Suggest an alignment not listed above

Materials List

To share with the entire class:

Introduction/Motivation

Photo shows a LEGO NXT robot with a temperature sensor attached.
Temperature-bot for this activity.
copyright
Copyright © 2010 Akim Faisal, Polytechnic Institute of NYU

Today, we will act as employees of a chemical engineering company and explore the various properties of water in different forms. Chemical engineers often deal with water (a liquid), ice (a solid) and water vapor (a gas) in their everyday work life. Most of our electricity comes from power plants that use the energy of steam (water vapor) to generate electricity. Steam is obtained by heating liquid water to very high temperatures to boil water.

As chemical engineers, we must know the temperature at which water boils and produces steam. Therefore, we will study how different forms of water behave under hot temperatures in order to discover the temperature at which water boils.

We will start with ice and observe how it behaves when exposed to a heat source (an electrical stove). Since we work for an engineering company, we would like to measure the temperature of our matter in an efficient way. We won't use a thermometer because thermometers cannot be used in a chemical plant where water is boiled in large quantities. In real-world industrial applications, thermometers are not used because that requires a person to manually take temperature readings. Imagine if your job was to sit a read a thermometer all day long? That doesn't sound like fun! Instead, temperature sensors are used and connected to computers and robots to automatically take temperature readings and record them. This is a far more efficient process.

For our activity, we wish to be safe and away from fire. Therefore, just like in a real chemical plant, we will use a robot to monitor the temperature and give us continuous temperature readings.

Today we will visually confirm the three states of water. We will start with water in its solid state (also known as ice), then apply heat to melt the ice. As the ice melts, our temperature-bot will monitor the temperature. What is your prediction? Will the temperature increase or decrease as ice is melted? We will continue melting the ice until it all melts and turns into liquid water. Then you will monitor the temperature as the liquid water begins to boil. How can you tell the water is boiling? You will be able to see the steam and recognize that steam is the third form of matter (gas).

Remember - our goal in this activity is to identify the boiling temperature of water from the temperature-bot reading in order for our steam power plant to operate successfully.

Vocabulary/Definitions

condensation: The process of gas changing into liquid.

evaporation: The process of liquid changing into a gas.

freezing: The process of liquid changing into solid.

gas: Matter that has no definite shape or volume.

liquid: Matter that has a volume that stays same, but a shape that can change.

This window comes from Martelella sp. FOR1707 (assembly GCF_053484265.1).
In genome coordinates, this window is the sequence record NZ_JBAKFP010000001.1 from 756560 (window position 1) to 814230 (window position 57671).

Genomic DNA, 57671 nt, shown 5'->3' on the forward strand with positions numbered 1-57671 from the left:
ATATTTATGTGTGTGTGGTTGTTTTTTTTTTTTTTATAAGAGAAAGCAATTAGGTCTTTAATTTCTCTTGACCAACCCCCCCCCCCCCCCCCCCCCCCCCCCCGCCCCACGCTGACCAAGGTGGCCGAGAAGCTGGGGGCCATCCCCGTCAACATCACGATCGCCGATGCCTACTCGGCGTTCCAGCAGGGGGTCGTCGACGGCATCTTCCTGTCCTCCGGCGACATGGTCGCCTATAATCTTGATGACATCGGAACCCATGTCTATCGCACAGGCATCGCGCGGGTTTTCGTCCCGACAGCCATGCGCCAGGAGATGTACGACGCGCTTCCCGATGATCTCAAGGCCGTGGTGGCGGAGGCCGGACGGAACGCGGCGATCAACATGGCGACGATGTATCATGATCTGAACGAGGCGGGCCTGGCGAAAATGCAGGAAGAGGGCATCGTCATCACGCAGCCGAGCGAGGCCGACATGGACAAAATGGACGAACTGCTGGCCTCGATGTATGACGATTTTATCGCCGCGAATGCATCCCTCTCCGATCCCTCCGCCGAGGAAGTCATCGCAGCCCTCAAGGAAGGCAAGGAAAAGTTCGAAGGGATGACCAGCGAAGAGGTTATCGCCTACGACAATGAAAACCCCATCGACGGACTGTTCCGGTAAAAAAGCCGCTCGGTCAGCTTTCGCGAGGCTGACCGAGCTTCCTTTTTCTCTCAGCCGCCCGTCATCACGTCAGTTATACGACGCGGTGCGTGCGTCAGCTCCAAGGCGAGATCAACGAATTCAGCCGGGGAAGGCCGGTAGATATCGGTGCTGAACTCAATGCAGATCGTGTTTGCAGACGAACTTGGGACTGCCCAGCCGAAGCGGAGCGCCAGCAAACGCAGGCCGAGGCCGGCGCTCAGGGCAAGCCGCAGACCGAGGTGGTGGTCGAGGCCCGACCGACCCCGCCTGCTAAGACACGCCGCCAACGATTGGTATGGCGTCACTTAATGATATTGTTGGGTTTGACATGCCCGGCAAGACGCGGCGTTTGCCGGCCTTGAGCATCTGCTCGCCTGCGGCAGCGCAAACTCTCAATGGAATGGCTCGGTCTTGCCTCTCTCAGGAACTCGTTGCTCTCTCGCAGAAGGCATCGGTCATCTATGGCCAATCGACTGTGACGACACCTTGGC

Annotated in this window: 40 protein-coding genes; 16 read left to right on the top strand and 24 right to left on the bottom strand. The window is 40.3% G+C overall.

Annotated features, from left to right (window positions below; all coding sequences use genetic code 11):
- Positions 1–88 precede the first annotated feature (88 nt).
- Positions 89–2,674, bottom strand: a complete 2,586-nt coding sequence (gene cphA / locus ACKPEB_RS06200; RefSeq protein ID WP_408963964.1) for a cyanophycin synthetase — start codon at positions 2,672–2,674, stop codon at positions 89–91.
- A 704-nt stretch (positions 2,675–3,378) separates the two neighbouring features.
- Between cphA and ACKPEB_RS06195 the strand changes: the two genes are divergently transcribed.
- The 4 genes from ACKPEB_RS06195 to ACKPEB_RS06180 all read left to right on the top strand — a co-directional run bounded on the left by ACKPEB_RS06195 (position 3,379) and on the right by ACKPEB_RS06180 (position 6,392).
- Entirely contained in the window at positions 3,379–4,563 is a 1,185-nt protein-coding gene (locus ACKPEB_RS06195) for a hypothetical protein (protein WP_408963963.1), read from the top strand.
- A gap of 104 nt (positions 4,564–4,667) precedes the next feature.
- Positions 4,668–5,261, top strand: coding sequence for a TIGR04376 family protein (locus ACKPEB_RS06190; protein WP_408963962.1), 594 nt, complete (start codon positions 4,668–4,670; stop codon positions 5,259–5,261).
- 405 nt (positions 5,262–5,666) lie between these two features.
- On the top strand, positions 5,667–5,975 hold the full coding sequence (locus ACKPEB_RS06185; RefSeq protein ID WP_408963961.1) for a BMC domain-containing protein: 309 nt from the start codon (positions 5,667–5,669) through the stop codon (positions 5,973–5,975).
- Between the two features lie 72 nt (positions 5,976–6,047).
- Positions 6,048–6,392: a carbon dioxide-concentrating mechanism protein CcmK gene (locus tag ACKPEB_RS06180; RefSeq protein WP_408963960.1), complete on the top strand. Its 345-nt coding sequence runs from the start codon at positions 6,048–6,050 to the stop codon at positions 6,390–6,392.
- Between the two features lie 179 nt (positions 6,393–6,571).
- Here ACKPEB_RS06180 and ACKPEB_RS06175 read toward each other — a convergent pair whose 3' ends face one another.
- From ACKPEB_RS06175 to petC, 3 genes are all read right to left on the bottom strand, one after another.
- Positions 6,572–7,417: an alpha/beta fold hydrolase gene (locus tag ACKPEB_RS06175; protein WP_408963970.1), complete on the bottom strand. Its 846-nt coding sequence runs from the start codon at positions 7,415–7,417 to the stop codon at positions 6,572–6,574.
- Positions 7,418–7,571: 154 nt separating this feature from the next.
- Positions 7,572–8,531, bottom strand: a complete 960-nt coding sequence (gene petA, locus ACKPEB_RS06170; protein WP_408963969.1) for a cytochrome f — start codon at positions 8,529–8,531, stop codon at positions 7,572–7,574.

matter: Anything that takes up space.

melting: The process of solid changing into gas.

physical property: Anything that you can observe about matter by using one or more of your senses.

solid: Matter with a volume and shape that stays the same.

Procedure

Background

Students act as "chemical engineers" at a power plant facility that produces steam continuously by melting ice to water and then boiling liquid water to produce steam. The steam provides power to a motor, which in turn provides electricity for our homes. The engineering challenge for students: The engineers need to find out the temperature at which water boils and it is our responsibility to solve this problem by running an experiment. Students collect and analyze data from a temperature sensor that continuously displays temperature readings for them to closely monitor. Determining properties of matter plays a crucial role in industrial applications and these properties usually vary with different types of matter. For example, water and milk boil at different temperatures. It is important to pay close attention to these physical properties of matter since they are used in real-life applications.

Matter exists in three states: solid, liquid or gas. Students are introduced to matter by using their five senses to identify matter. They can also identify matter by its physical properties (such as shape, size, color, weight, etc.) except for certain types of gases. Students are shown that states of matter can be easily changed from solid to liquid to gas by melting ice on a stove, then by boiling water to change liquid to gas. A temperature sensor on a LEGO NXT robot enables students to determine the physical property of ice, liquid water, and water vapor, as well as identify the boiling point of water.

Before the Activity (for instructors)

With the Students

  1. Give students 10 minutes to complete the pre-assessment handout. Then collect them.